Reserve Bank chief's talk of action on high kiwi may mean rate-rise plan is eased: economists.
Some economists are interpreting talk by Governor Graeme Wheeler that the Reserve Bank may intervene in the foreign exchange market as a sign he may also raise interest rates less aggressively this year than he indicated in March.
Wheeler fired a warning shot across the bow of the foreign exchange market yesterday, pointedly reminding it of his power to intervene if the kiwi dollar continued to climb while export commodity prices were falling.
In a speech to a dairy industry conference, Wheeler said an important factor in the currency's strength had been the firming in the terms of trade to the most favourable mix of export and import prices for 40 years.
But recently they had parted company, the currency continuing to rise despite a string of falling dairy prices at Fonterra's fortnightly auctions.
Wheeler reiterated the bank's view that the exchange rate was overvalued and its current level unsustainable.
"Our exchange rate could be expected to weaken if one or more of the following occurs: the US economy continues to improve; global dairy prices continue to come off their recent highs; China's growth slows; financial market volatility begins to rise; or if there is a global 'risk-off' event such as a correction in global equity prices," he said.
"If the currency stays high in the face of worsening fundamentals, such as a continued weakening in export prices, it would become more opportune for the Reserve Bank to intervene in the currency market to sell New Zealand dollars."
One condition to be met before the bank exercises its rarely used mandate to intervene in the foreign exchange market is that it must be consistent with its monetary policy.
ASB chief economist Nick Tuffley said the Reserve Bank was in the midst of a tightening cycle, with a widespread expectation of another 150 to 200 basis points of official cash rate (OCR) increases yet to come.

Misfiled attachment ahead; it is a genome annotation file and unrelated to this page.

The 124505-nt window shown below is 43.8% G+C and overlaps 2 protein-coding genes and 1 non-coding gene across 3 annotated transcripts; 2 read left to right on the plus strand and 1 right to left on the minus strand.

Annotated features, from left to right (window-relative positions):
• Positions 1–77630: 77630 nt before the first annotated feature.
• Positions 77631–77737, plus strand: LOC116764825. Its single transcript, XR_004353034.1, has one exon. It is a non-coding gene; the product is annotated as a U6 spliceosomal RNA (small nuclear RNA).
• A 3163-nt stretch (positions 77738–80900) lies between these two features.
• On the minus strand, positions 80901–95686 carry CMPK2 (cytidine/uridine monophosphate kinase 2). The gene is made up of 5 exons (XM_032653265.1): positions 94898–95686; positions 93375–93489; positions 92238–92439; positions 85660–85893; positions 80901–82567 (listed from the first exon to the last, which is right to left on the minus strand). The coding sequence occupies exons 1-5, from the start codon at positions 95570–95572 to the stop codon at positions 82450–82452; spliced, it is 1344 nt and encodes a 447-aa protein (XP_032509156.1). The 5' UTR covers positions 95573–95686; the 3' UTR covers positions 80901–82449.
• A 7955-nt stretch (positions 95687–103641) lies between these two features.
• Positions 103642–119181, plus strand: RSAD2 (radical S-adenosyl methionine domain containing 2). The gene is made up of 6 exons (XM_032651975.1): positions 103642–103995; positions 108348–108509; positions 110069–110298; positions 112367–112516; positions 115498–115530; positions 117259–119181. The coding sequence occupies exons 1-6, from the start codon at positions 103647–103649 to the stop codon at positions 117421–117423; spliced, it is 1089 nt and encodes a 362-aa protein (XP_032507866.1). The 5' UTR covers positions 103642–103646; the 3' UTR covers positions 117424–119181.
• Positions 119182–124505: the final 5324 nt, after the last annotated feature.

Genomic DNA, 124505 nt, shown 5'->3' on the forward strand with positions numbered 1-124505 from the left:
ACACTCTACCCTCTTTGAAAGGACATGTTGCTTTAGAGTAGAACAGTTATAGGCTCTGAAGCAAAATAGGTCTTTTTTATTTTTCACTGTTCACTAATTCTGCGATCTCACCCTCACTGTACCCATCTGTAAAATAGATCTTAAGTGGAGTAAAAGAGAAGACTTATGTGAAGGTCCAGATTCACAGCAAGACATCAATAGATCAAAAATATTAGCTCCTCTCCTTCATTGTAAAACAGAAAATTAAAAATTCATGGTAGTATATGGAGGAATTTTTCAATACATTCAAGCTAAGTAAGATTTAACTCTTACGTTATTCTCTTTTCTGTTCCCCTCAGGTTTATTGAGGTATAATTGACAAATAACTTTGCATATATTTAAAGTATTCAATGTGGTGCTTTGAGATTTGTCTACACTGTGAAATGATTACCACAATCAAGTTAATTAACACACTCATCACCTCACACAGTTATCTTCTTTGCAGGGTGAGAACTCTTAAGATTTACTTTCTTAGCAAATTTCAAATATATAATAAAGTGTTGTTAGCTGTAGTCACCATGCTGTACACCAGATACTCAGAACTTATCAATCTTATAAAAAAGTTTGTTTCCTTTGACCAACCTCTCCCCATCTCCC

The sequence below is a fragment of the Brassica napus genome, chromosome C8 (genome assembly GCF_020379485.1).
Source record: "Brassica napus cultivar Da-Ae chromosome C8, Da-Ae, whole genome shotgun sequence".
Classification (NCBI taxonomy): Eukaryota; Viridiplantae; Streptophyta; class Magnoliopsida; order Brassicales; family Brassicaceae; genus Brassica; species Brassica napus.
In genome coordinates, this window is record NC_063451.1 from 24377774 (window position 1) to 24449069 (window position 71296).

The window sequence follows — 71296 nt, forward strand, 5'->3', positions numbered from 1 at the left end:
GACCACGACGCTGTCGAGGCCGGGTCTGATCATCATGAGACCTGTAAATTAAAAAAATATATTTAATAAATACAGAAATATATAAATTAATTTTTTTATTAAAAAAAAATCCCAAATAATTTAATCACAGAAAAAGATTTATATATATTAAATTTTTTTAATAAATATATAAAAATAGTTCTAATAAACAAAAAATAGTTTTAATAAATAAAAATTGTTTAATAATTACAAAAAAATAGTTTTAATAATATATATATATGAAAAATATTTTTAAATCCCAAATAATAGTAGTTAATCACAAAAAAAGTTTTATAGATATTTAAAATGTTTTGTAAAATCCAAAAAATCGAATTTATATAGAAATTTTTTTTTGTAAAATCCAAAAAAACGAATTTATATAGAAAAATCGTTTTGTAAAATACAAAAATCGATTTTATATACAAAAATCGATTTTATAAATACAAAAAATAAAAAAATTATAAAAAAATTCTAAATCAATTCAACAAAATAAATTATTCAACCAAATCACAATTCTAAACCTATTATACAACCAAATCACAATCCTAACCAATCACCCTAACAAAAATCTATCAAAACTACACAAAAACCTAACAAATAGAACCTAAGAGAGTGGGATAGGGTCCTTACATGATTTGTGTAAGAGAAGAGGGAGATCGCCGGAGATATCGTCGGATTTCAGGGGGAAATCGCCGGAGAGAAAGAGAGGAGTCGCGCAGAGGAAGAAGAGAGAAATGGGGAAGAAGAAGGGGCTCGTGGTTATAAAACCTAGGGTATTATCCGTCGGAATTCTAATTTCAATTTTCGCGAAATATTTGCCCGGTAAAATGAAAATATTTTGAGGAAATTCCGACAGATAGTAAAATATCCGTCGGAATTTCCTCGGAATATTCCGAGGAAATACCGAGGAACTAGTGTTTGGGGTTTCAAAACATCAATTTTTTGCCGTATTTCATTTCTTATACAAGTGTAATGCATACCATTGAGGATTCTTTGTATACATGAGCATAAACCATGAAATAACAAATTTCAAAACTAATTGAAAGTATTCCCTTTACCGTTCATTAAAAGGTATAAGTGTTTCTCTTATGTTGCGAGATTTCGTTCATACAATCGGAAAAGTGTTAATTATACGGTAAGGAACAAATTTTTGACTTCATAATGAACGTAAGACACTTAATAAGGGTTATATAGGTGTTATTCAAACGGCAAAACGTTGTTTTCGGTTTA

"Any attempts at intervention will [fight] the underlying interest rate story, notwithstanding the bank's observation the interest rate cycle is fully priced in and some analysts believe there is considerable downside risk to the NZ dollar."
But BNZ head of research Stephen Toplis said that precisely because the Reserve Bank could not intervene at the same time it was raising interest rates, Wheeler's comments were "a clear indication the bank is contemplating a pause in its tightening cycle while it tries to hobble the New Zealand dollar".
For now, the BNZ was sticking with its published view that the Reserve Bank would raise the official cash rate in June and July.
"But this is highly currency dependent and, the way things are going, a near-term pause is looking increasingly likely," Toplis said.
Deutsche Bank chief economist Darren Gibbs said yesterday's labour market data show higher unemployment and more subdued wage inflation than the Reserve Bank had forecast, suggesting less urgency in raising the OCR.
The Governor's comments expressing dissatisfaction with the high level of the dollar also pointed in that direction. Gibbs still expected Wheeler to lift the the OCR again next month, but said the case for a pause in July had increased. But it would only be a pause.
"We still expect the unemployment rate to fall significantly over the course of this year ... and over time this should be translated into upward pressure on labour costs and inflation more generally. Therefore, we continue to foresee a further 50 basis points of OCR tightening this year with a further 100 points of tightening to come in 2015, unless the exchange rate outperforms our expectations."